Twenty one miners have been confirmed dead and a further 69 have been injured, 50 of whom requiring hospital treatment, following an explosion at the Zemestanyurt coal mine, close to the town of Azadshahr in Golestan Province, Iran, at about 12.45 pm local time on Wednesday 3 May 2017. Rescue efforts are ongoing, with local authorities and the Iranian Red Crescent reporting uncertainty as to the number of people still trapped underground.
People waiting for news outside the Zemestanyurt coal mine in Golestan Province on 3 May 2017. Tasnim/Reuters.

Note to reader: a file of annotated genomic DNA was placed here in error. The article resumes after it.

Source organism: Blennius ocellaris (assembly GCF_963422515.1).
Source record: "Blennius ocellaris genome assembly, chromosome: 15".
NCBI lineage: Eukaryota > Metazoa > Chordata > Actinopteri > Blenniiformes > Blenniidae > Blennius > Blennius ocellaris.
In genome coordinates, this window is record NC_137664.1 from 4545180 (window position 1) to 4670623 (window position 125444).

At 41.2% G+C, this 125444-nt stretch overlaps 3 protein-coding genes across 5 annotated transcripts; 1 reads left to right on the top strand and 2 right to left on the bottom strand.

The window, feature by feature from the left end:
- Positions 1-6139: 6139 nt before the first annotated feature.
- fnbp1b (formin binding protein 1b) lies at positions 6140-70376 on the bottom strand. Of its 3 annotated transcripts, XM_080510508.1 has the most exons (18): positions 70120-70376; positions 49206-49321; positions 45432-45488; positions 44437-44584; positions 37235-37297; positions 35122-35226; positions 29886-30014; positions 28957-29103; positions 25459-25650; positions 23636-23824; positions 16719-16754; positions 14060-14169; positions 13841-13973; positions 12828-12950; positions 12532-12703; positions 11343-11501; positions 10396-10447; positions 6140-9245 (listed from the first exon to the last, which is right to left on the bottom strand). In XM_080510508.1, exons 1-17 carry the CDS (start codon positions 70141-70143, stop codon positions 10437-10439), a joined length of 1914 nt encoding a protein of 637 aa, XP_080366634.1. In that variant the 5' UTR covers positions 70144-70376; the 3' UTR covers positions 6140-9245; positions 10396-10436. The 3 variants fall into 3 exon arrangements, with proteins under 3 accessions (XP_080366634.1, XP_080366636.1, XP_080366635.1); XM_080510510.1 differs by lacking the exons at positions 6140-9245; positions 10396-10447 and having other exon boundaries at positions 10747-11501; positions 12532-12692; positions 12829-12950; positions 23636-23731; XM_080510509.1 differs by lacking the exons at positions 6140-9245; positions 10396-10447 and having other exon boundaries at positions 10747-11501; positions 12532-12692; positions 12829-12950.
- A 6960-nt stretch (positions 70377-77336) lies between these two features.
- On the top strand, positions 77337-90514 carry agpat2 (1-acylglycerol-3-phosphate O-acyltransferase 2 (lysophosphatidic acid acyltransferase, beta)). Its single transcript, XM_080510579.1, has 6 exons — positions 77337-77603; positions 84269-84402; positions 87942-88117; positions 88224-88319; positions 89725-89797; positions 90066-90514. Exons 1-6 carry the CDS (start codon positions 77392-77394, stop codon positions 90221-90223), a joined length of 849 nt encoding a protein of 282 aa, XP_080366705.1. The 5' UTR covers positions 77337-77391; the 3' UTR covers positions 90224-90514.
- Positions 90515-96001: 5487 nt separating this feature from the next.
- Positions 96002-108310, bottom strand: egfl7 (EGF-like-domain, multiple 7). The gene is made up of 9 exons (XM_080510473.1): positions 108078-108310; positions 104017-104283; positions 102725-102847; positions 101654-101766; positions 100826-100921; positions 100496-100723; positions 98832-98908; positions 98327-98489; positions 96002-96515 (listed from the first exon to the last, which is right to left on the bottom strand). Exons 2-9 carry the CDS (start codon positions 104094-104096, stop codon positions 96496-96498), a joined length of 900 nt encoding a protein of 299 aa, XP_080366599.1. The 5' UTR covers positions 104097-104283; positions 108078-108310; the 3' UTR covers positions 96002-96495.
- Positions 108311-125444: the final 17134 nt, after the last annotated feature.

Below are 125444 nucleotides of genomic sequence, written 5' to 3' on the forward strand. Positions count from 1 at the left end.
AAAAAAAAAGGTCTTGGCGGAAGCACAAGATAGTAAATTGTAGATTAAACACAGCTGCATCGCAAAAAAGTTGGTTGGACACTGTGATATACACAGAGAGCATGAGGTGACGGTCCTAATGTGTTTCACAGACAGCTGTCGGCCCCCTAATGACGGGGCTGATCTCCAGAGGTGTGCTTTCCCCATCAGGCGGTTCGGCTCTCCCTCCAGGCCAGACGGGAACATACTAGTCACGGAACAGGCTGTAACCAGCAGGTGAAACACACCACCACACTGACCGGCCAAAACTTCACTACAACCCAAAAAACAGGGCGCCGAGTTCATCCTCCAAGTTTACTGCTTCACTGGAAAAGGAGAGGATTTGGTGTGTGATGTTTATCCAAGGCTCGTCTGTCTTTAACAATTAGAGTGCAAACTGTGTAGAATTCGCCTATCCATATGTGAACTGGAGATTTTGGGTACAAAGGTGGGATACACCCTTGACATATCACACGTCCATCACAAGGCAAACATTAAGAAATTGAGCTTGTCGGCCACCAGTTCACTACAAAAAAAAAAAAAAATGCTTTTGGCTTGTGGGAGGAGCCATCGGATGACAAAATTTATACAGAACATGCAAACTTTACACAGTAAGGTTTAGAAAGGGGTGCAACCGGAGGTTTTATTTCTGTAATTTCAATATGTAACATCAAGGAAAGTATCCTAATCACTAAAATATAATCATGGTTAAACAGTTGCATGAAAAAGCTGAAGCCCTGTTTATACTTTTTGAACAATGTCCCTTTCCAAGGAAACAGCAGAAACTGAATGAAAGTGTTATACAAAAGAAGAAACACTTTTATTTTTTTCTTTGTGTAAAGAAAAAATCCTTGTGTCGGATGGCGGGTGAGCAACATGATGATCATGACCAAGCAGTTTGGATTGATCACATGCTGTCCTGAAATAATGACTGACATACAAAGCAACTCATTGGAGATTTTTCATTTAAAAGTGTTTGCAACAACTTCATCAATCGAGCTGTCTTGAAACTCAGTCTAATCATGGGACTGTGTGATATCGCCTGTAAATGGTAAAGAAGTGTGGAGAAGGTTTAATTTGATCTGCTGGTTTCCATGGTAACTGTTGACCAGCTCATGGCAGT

Coal is formed when buried organic material, principally wood, in heated and pressurised, forcing off hydrogen and oxygen (i.e. water) and leaving more-or-less pure carbon. Methane is formed by the decay of organic material within the coal. There is typically little pore-space within coal, but the methane can be trapped in a liquid form under pressure. Some countries have started to extract this gas as a fuel in its own right. When this pressure is released suddenly, as by mining activity, then the methane turns back to a gas, expanding rapidly causing, an explosion. This is a bit like the pressure being released on a carbonated drink; the term 'explosion' does not necessarily imply fire in this context, although as methane is flammable this is quite likely.
Follow Sciency Thoughts on Facebook.